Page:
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Tennessee NAACP pushes for law enforcement reform after the death of Tyre Nichols

“We are tired of seeing this movie, and in the words of our President, President Johnson, we are done dying,” says Rev. Dr. Gina Stewart.

MEMPHIS, Tenn. — The memory of Tyre Nichols is sparking the demand for change in Memphis and across America.  

Following the release Friday of the video footage from the January 7th traffic stop, Tennessee members of the NAACP laid out their goals for law enforcement policy reform.

“We are tired of seeing this movie, and in the words of our President, President Johnson, we are done dying,” said Rev. Dr. Gina Stewart from the NAACP Religious Affairs Committee.

Throughout a Sunday news conference, members offered their support for the family of Tyre Nichols, and continued their push for justice. Five of the officers involved in the traffic stop were fired from MPD and indicted by a grand jury on charges - including second-degree murder, but the NAACP said there are still several more that need to be held accountable. (Monday, ABC24 learned a sixth officer was relieved of duty as well.)

“If you were an officer or a first responder and you sat there and watched this young man die, and you did nothing to help resuscitate him and you did nothing to give him aid, you are just as culpable as the people who beat him down and killed him,” said Van Turner, NAACP Memphis Branch President.

After seeing the video, Turner has been critical of the initial statement MPD made on January 8th regarding the traffic stop, adding the statement did not cover the severity of what went down the night Nichols was beaten.

“I think it was fabricated, that’s been something that has come up, it was generalized. They said a confrontation, well yeah there was a confrontation that you caused, so obviously these officers were trying to put it together. We saw them ‘Did y’all see him grab my gun? Everybody seen that.’ They were trying to make it seem like Tyre was confrontational, as if he fought back, and the man asked ‘What have I done wrong',” said Turner.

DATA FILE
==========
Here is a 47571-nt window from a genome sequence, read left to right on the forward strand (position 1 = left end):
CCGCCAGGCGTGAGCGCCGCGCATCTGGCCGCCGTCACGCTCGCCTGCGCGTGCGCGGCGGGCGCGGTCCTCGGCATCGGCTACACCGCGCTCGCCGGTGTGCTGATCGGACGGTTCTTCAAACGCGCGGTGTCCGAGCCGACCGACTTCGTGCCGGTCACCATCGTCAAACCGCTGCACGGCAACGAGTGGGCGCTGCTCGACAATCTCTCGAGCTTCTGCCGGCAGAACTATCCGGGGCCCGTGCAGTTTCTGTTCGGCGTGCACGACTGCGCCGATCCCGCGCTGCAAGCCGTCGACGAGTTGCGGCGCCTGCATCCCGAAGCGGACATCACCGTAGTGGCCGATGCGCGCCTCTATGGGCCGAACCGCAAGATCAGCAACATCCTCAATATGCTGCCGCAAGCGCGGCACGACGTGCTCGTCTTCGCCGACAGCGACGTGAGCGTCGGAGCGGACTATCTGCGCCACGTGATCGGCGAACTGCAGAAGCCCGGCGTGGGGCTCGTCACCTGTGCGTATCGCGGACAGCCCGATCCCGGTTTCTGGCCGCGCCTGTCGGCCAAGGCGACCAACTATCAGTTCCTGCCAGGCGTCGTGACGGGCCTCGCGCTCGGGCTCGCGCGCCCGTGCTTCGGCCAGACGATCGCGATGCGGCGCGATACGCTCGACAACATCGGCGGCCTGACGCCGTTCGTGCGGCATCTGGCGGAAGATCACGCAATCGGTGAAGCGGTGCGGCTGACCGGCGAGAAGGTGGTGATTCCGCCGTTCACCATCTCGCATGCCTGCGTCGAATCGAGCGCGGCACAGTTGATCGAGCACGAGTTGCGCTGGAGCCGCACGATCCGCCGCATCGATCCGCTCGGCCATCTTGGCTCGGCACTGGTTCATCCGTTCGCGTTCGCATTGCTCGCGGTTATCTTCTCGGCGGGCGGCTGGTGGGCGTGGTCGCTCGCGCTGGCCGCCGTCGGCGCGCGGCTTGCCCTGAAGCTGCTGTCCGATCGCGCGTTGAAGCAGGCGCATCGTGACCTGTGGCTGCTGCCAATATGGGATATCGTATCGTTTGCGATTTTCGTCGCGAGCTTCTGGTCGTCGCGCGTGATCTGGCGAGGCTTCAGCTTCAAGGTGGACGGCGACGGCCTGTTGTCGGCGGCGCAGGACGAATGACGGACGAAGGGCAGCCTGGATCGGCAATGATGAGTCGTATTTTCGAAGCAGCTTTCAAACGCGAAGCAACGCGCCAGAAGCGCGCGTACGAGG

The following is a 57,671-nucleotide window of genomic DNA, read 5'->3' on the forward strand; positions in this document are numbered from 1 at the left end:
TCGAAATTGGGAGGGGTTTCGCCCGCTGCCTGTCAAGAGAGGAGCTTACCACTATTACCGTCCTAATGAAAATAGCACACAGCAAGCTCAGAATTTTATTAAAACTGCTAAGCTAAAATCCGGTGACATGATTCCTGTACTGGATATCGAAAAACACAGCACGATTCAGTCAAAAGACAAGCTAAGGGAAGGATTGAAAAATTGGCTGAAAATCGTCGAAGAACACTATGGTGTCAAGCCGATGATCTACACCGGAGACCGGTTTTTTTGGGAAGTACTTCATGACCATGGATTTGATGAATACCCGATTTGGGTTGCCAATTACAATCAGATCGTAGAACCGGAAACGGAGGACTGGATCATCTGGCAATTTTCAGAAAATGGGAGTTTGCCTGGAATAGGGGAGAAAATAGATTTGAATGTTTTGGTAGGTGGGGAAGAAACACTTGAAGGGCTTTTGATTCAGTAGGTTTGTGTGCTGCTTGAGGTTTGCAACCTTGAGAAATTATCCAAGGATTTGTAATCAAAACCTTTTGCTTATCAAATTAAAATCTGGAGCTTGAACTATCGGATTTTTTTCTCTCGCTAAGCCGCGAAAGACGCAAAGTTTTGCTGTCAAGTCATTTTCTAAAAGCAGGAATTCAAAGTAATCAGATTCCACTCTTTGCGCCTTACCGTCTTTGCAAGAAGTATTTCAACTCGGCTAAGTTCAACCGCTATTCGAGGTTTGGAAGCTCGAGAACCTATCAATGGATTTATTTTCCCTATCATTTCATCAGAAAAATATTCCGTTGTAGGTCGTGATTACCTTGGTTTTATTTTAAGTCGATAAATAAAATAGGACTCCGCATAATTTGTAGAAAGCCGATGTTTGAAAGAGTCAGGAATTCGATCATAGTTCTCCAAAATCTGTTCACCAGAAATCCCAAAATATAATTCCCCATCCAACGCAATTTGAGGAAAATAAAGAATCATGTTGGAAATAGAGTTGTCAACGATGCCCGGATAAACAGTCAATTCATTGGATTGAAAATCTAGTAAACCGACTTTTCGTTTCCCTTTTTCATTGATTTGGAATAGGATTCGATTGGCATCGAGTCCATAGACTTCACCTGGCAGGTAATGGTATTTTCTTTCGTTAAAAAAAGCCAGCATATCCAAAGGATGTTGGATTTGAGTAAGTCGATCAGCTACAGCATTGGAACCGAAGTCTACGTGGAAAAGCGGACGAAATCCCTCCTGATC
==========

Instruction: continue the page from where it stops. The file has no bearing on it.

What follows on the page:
The Tennessee NAACP is pushing for legislation that will help address the current issues in police policies. One of their efforts this legislative session is the Tyre Nichols Criminal Justice Reform Act. The bill will be designed to enforce consequences on officers who fail to intervene when they see the law being broken. It’s expected to work in conjunction with other policies like Eight Can’t Wait.

“It’s not enough to have the executive order by the President, we want something that makes sure across the nation, these kinds of things are not happening,” said Gloria Sweet-Love, NAACP Tennessee State Conference President. 

Other demands include more community oversight, with NAACP leaders saying Memphis needs to develop a community board that has subpoena power. The NAACP also is calling for the end to qualified immunity, increased data collection on police encounters, no-knock warrants, and pushes for a standardization of comprehensive training requirements, and that MPD reveal all tactical units.

“The George Floyds, Tyre Nichols, we should not have to keep on learning new names,” said Sweet-Love.

The NAACP said it will have a version of the Tyre Nichols Criminal Justice Reform Act when it presents their agenda to Tennessee Legislators on February 14th. Sweet-Love said Congressman Steve Cohen is expected to help the organization push police reform on a national scale.

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